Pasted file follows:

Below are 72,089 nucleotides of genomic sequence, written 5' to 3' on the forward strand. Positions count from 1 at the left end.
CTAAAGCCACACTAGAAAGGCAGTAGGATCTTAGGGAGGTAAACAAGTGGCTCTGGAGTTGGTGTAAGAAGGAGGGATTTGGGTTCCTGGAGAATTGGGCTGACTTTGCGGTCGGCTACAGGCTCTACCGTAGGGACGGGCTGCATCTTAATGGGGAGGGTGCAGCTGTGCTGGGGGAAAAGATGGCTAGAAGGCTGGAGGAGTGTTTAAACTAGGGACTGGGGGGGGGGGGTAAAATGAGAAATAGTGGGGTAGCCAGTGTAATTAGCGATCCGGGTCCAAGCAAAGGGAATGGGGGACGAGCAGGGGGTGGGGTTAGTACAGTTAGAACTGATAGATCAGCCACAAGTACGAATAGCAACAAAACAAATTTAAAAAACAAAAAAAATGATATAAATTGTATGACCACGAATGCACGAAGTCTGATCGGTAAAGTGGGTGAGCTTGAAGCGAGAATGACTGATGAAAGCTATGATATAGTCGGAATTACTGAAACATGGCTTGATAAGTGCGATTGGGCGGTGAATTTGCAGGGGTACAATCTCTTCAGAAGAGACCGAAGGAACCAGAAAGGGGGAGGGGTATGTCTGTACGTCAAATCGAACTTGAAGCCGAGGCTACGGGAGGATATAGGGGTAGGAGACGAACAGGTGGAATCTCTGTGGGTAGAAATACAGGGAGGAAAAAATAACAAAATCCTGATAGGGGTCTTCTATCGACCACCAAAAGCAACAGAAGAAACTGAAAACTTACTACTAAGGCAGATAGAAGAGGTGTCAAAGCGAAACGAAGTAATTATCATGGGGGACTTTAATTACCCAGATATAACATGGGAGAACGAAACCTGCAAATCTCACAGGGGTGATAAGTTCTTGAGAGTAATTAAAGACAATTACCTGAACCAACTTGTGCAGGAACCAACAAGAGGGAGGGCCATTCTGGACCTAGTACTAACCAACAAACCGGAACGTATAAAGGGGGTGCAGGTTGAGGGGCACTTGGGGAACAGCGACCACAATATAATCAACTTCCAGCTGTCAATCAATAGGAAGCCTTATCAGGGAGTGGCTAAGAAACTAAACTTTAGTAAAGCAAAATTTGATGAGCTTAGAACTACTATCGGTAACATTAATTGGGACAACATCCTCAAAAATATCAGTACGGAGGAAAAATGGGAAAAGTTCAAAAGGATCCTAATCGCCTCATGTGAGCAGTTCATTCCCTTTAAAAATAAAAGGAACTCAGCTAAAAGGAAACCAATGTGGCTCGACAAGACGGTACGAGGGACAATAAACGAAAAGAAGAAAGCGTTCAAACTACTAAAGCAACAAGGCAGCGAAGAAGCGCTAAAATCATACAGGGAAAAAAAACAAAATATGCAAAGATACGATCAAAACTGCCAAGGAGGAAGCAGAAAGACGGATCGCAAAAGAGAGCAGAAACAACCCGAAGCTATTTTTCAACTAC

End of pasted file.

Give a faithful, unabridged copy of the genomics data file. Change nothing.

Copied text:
Below are 72,089 nucleotides of genomic sequence, written 5' to 3' on the forward strand. Positions count from 1 at the left end.
CTAAAGCCACACTAGAAAGGCAGTAGGATCTTAGGGAGGTAAACAAGTGGCTCTGGAGTTGGTGTAAGAAGGAGGGATTTGGGTTCCTGGAGAATTGGGCTGACTTTGCGGTCGGCTACAGGCTCTACCGTAGGGACGGGCTGCATCTTAATGGGGAGGGTGCAGCTGTGCTGGGGGAAAAGATGGCTAGAAGGCTGGAGGAGTGTTTAAACTAGGGACTGGGGGGGGGGGGTAAAATGAGAAATAGTGGGGTAGCCAGTGTAATTAGCGATCCGGGTCCAAGCAAAGGGAATGGGGGACGAGCAGGGGGTGGGGTTAGTACAGTTAGAACTGATAGATCAGCCACAAGTACGAATAGCAACAAAACAAATTTAAAAAACAAAAAAAATGATATAAATTGTATGACCACGAATGCACGAAGTCTGATCGGTAAAGTGGGTGAGCTTGAAGCGAGAATGACTGATGAAAGCTATGATATAGTCGGAATTACTGAAACATGGCTTGATAAGTGCGATTGGGCGGTGAATTTGCAGGGGTACAATCTCTTCAGAAGAGACCGAAGGAACCAGAAAGGGGGAGGGGTATGTCTGTACGTCAAATCGAACTTGAAGCCGAGGCTACGGGAGGATATAGGGGTAGGAGACGAACAGGTGGAATCTCTGTGGGTAGAAATACAGGGAGGAAAAAATAACAAAATCCTGATAGGGGTCTTCTATCGACCACCAAAAGCAACAGAAGAAACTGAAAACTTACTACTAAGGCAGATAGAAGAGGTGTCAAAGCGAAACGAAGTAATTATCATGGGGGACTTTAATTACCCAGATATAACATGGGAGAACGAAACCTGCAAATCTCACAGGGGTGATAAGTTCTTGAGAGTAATTAAAGACAATTACCTGAACCAACTTGTGCAGGAACCAACAAGAGGGAGGGCCATTCTGGACCTAGTACTAACCAACAAACCGGAACGTATAAAGGGGGTGCAGGTTGAGGGGCACTTGGGGAACAGCGACCACAATATAATCAACTTCCAGCTGTCAATCAATAGGAAGCCTTATCAGGGAGTGGCTAAGAAACTAAACTTTAGTAAAGCAAAATTTGATGAGCTTAGAACTACTATCGGTAACATTAATTGGGACAACATCCTCAAAAATATCAGTACGGAGGAAAAATGGGAAAAGTTCAAAAGGATCCTAATCGCCTCATGTGAGCAGTTCATTCCCTTTAAAAATAAAAGGAACTCAGCTAAAAGGAAACCAATGTGGCTCGACAAGACGGTACGAGGGACAATAAACGAAAAGAAGAAAGCGTTCAAACTACTAAAGCAACAAGGCAGCGAAGAAGCGCTAAAATCATACAGGGAAAAAAAACAAAATATGCAAAGATACGATCAAAACTGCCAAGGAGGAAGCAGAAAGACGGATCGCAAAAGAGAGCAGAAACAACCCGAAGCTATTTTTCAACTAC